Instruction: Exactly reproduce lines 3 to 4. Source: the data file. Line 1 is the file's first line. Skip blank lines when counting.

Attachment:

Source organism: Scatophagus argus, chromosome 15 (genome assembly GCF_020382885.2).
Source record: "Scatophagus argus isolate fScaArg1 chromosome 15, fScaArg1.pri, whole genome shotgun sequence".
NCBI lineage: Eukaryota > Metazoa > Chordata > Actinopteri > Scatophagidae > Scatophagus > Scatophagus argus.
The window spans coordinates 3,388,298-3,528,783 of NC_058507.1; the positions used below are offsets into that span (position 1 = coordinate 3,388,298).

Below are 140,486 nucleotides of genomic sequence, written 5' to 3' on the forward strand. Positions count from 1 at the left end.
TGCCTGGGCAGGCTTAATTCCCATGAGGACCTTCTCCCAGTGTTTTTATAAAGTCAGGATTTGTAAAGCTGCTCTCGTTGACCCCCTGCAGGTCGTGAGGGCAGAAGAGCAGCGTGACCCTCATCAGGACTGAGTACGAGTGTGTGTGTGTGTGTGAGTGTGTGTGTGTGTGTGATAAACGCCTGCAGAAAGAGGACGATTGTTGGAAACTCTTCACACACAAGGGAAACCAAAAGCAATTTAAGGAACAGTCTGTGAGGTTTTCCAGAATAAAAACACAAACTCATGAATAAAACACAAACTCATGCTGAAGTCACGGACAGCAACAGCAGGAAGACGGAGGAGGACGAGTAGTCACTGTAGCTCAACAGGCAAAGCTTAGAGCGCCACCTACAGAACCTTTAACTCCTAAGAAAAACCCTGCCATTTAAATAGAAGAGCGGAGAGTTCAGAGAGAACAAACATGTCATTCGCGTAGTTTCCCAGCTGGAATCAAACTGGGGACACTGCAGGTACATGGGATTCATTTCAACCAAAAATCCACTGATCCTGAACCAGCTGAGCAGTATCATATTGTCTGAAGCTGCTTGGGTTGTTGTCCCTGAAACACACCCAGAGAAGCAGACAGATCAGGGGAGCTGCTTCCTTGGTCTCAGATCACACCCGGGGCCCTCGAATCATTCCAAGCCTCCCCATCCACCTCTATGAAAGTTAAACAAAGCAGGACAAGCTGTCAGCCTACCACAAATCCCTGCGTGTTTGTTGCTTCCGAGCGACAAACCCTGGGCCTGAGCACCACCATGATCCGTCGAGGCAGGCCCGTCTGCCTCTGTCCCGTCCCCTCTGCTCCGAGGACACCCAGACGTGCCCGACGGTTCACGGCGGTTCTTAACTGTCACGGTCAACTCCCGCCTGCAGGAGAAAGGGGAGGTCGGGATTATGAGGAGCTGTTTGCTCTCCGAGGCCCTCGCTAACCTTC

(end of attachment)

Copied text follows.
NCBI lineage: Eukaryota > Metazoa > Chordata > Actinopteri > Scatophagidae > Scatophagus > Scatophagus argus.
The window spans coordinates 3,388,298-3,528,783 of NC_058507.1; the positions used below are offsets into that span (position 1 = coordinate 3,388,298).